By Isobel Chambers
Like the rest of the world, I went to see ‘Joker’ when it was in theatres in 2019. Back in an unfathomable pre-coronavirus and socially quiet world, the movie was impactfully eye-opening. When restrictions lifted in June, I decided to drag my immediate family to attend a screening of ‘Joker’ at the Blacktown Drive-in. It was their first viewing and upon so, they instantly saw parallels between Todd Phillip’s Gotham and the world around us – it seemed like Joker predicted 2020.
Unbeknown to me, it was around the time of release that residents of Hong Kong began integrating the Joker mask into public, political protests. An online protest website LIHKG user declared it,
"the symbol of the resistance and the spiritual leader of the rebels."
Furthermore, citizens of Hong Kong deemed leader Carrie Lam to be equally as out of touch with struggling people as Thomas Wayne – further incorporating the film into protest society. The film clearly inspired a sense of ‘freedom fighting’ in retaliation to an “unresponsive government”.
But it didn’t end there. The Joker iconography, being fluid among political ideologies, has been spread throughout countries globally. Lebanese government protestor, Muhammad Kabani said,
“The Joker is us, full of underdogs, full of oppressed people that are extremely frustrated.”
And has been known to graffiti images of Phoenix around Lebanese streets. At this time, the Joker as a symbol of political protest was seen in Beirut, Hong Kong, Chile and Iraq.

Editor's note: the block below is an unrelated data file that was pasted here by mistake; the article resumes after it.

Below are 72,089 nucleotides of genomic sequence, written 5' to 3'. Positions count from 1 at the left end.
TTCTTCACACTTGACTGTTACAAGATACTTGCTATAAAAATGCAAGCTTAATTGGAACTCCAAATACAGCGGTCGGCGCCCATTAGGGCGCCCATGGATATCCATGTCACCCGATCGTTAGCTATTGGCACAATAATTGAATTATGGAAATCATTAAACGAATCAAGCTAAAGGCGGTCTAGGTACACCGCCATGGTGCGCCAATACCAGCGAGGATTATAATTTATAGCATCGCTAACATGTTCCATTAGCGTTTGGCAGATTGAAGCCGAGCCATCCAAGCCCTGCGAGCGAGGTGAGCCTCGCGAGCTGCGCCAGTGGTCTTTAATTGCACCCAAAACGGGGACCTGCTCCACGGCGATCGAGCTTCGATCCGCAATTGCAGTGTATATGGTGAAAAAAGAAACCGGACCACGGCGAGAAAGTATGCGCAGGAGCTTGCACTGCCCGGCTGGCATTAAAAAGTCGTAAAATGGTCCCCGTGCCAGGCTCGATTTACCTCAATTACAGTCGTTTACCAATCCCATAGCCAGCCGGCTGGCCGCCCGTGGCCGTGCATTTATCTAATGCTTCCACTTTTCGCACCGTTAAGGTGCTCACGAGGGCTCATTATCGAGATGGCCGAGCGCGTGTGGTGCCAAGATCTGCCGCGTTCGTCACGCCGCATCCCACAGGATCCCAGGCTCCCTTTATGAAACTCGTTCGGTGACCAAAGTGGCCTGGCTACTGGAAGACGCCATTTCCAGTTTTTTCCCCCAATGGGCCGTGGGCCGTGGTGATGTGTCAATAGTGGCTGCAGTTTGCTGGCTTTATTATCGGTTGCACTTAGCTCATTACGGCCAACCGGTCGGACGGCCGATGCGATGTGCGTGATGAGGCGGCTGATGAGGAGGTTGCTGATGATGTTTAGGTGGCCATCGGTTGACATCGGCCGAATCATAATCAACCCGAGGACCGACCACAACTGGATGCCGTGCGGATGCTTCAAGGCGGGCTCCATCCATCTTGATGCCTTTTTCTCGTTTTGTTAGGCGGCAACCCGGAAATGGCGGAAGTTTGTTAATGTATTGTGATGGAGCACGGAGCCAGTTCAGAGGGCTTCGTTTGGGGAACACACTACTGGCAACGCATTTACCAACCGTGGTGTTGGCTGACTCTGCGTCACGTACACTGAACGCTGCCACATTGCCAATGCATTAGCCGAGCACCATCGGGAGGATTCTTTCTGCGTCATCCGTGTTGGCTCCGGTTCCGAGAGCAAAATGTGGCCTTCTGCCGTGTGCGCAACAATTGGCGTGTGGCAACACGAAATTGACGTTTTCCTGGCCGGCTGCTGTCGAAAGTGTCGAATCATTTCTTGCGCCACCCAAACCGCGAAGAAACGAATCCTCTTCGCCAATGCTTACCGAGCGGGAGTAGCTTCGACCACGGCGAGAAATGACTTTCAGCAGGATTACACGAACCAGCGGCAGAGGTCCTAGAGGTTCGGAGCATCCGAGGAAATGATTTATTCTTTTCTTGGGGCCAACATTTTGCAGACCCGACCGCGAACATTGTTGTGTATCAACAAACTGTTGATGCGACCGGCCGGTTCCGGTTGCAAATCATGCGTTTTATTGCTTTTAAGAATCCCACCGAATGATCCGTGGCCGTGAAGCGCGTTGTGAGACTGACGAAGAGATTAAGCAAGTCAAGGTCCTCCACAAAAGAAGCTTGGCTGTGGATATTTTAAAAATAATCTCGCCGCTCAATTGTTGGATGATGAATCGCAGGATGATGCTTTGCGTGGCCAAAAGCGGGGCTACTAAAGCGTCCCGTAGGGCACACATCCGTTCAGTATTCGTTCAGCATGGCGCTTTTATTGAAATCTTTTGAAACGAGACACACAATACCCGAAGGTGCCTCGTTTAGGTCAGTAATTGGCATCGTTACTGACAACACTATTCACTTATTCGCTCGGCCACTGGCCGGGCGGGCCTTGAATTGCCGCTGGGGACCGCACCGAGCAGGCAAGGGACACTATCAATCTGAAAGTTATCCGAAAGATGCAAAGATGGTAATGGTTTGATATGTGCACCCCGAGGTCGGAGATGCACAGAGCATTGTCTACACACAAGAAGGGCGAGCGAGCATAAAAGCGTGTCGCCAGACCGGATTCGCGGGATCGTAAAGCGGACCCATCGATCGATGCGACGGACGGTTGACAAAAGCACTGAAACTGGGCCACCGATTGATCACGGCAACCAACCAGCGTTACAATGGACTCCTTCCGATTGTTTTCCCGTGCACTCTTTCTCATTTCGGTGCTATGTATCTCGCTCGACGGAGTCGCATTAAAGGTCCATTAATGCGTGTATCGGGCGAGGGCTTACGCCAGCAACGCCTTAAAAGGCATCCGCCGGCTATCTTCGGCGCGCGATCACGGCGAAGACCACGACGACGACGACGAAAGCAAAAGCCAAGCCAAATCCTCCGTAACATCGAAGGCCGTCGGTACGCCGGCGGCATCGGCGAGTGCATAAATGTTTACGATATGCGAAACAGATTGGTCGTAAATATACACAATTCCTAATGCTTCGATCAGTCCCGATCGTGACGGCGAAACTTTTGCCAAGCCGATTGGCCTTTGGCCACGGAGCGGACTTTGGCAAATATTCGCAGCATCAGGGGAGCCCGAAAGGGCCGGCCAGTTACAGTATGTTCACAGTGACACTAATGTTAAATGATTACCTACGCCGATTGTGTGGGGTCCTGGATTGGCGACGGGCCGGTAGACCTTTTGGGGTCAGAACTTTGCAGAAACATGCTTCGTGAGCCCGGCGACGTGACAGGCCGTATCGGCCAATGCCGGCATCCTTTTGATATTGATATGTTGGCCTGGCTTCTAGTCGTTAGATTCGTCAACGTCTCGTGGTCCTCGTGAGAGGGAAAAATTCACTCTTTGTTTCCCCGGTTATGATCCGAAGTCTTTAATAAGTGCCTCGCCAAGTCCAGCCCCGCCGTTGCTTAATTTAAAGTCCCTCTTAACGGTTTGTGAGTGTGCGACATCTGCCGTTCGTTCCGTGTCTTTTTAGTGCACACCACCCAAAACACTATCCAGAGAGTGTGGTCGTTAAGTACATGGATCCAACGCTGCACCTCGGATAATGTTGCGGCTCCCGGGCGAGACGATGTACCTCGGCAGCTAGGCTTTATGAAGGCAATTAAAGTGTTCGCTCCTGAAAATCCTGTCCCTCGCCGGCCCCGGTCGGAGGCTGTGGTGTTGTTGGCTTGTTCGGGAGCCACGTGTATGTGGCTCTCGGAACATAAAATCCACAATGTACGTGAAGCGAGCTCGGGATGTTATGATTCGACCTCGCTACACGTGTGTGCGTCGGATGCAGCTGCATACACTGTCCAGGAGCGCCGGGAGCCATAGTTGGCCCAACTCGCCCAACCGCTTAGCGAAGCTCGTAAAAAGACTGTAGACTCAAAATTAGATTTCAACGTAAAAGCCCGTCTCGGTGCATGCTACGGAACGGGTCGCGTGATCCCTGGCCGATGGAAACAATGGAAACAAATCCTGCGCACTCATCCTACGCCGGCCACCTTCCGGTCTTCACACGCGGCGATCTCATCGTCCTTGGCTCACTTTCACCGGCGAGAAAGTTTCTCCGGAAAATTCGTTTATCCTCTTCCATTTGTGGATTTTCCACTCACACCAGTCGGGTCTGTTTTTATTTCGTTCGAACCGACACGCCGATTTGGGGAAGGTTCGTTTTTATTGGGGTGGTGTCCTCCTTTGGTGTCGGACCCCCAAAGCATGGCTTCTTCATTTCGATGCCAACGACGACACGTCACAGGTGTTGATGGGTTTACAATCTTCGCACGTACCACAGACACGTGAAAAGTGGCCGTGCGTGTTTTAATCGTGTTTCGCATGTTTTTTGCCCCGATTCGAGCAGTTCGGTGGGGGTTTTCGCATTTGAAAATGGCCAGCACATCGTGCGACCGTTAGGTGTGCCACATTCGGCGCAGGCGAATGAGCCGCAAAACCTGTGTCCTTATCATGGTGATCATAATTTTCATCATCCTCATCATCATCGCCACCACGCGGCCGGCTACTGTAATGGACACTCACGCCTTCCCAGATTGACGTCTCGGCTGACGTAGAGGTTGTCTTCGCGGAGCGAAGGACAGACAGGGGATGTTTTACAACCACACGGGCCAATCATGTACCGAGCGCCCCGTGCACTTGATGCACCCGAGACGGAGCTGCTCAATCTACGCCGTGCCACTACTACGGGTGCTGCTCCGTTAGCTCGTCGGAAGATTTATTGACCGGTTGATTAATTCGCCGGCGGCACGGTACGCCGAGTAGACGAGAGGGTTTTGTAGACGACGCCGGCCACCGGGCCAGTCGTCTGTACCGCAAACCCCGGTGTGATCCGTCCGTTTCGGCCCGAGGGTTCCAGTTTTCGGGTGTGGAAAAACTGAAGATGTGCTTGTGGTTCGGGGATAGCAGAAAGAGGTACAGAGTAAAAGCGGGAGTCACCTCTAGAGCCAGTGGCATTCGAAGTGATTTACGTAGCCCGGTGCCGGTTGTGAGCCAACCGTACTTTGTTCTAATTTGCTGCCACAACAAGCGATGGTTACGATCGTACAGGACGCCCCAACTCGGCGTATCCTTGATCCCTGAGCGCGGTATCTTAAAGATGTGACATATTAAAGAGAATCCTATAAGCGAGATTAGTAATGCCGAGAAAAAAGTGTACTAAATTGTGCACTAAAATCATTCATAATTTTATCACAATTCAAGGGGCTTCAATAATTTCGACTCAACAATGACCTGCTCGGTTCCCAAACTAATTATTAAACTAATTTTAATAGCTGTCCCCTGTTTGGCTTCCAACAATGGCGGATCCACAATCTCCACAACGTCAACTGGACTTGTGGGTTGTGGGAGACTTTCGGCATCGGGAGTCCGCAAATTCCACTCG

But there’s more. Early in June at a Chicago Black Live’s Matter protest, Timothy O’Donnell was arrested for placing a lit object in the gas tank of a police car. He was wearing a mask resembling the makeup of Joaquin Phoenix’s Joker, perpetuating how the imagery can be fluid to represent a symbol of protest for many political causes.
At the time of the release of Joker, it faced backlash.
Controversy regarding the promotion of gun violence and glorification of mental illness has since been responded to by Warner Brothers. However, what may not have been considered or even disputed by the creators, was an intentional use of imagery in public protest. It does call into question – Does the subversion of ‘outcast’ to protest hero blur lines of justifying violence in society, or, is the Joker fundamentally an ideological symbol whose prominence inspires equality?